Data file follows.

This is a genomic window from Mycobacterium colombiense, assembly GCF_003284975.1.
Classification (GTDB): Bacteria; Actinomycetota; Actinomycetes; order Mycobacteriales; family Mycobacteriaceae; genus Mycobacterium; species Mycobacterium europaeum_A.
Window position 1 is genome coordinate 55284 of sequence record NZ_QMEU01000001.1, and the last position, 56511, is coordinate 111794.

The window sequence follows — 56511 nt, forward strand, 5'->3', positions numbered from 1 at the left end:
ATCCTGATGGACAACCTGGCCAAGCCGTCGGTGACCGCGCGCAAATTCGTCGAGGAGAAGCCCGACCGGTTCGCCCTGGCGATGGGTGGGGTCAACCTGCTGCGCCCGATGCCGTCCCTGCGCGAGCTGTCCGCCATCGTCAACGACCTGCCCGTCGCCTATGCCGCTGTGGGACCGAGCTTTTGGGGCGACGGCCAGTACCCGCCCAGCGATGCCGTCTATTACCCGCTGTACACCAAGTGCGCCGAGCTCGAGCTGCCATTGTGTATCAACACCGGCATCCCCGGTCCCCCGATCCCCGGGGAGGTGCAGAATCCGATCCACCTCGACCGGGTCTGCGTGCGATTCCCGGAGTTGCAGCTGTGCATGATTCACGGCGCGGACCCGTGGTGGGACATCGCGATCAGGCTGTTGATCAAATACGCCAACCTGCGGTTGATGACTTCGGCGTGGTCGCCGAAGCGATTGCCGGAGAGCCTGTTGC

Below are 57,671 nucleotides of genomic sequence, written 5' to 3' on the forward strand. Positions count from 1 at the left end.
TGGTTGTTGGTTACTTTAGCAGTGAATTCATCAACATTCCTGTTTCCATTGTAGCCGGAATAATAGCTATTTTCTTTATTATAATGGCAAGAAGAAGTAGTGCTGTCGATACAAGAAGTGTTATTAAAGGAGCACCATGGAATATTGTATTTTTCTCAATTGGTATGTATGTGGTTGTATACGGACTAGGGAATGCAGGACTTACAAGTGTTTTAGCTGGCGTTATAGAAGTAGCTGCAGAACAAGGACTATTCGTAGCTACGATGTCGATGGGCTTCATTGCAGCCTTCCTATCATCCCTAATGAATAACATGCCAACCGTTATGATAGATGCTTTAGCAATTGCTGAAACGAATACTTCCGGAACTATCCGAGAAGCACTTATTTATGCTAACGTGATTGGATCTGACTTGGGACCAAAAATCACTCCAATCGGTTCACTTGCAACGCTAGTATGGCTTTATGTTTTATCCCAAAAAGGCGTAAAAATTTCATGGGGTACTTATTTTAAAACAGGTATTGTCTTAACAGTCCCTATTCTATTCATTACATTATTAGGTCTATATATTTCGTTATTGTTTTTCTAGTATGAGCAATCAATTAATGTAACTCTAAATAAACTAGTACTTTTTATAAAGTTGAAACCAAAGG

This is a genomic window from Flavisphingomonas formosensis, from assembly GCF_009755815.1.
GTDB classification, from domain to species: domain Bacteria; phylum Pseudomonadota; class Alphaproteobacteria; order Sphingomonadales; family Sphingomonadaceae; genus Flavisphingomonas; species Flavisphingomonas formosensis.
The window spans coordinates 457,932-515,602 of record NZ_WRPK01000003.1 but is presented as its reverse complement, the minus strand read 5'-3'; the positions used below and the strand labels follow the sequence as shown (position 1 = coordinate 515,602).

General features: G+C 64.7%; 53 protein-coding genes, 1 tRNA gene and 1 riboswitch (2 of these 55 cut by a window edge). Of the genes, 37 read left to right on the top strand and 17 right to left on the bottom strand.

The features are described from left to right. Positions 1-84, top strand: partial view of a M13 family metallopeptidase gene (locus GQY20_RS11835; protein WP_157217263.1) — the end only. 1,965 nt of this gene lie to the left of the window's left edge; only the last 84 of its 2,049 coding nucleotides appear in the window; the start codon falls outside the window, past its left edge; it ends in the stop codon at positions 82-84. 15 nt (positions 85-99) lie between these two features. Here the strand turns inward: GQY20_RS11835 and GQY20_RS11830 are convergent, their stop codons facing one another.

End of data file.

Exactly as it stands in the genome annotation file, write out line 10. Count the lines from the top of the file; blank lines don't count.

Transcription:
The window spans coordinates 457,932-515,602 of record NZ_WRPK01000003.1 but is presented as its reverse complement, the minus strand read 5'-3'; the positions used below and the strand labels follow the sequence as shown (position 1 = coordinate 515,602).